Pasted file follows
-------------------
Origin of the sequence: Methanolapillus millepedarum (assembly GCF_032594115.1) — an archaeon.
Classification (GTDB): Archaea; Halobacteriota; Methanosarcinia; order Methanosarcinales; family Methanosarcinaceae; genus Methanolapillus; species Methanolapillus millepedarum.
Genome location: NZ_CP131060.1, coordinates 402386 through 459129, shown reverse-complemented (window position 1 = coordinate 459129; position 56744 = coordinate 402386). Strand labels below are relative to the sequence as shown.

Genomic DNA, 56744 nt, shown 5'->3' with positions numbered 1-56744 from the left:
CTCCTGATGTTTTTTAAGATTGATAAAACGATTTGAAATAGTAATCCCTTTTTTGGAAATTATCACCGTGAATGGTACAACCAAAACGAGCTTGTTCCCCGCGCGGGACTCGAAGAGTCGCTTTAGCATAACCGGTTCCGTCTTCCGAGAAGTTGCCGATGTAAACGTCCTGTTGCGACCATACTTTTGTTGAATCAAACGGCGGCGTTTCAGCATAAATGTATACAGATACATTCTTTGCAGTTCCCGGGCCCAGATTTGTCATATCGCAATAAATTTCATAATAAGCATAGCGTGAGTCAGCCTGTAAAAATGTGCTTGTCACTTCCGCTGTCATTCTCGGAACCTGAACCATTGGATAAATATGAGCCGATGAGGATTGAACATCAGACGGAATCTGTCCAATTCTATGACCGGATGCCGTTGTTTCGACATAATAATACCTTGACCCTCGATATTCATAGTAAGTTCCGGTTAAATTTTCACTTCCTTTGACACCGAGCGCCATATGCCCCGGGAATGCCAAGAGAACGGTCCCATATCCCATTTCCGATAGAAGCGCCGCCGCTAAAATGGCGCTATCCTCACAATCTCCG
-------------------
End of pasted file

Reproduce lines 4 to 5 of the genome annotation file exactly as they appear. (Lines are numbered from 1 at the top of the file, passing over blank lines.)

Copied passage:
Genomic DNA, 56744 nt, shown 5'->3' with positions numbered 1-56744 from the left:
CTCCTGATGTTTTTTAAGATTGATAAAACGATTTGAAATAGTAATCCCTTTTTTGGAAATTATCACCGTGAATGGTACAACCAAAACGAGCTTGTTCCCCGCGCGGGACTCGAAGAGTCGCTTTAGCATAACCGGTTCCGTCTTCCGAGAAGTTGCCGATGTAAACGTCCTGTTGCGACCATACTTTTGTTGAATCAAACGGCGGCGTTTCAGCATAAATGTATACAGATACATTCTTTGCAGTTCCCGGGCCCAGATTTGTCATATCGCAATAAATTTCATAATAAGCATAGCGTGAGTCAGCCTGTAAAAATGTGCTTGTCACTTCCGCTGTCATTCTCGGAACCTGAACCATTGGATAAATATGAGCCGATGAGGATTGAACATCAGACGGAATCTGTCCAATTCTATGACCGGATGCCGTTGTTTCGACATAATAATACCTTGACCCTCGATATTCATAGTAAGTTCCGGTTAAATTTTCACTTCCTTTGACACCGAGCGCCATATGCCCCGGGAATGCCAAGAGAACGGTCCCATATCCCATTTCCGATAGAAGCGCCGCCGCTAAAATGGCGCTATCCTCACAATCTCCG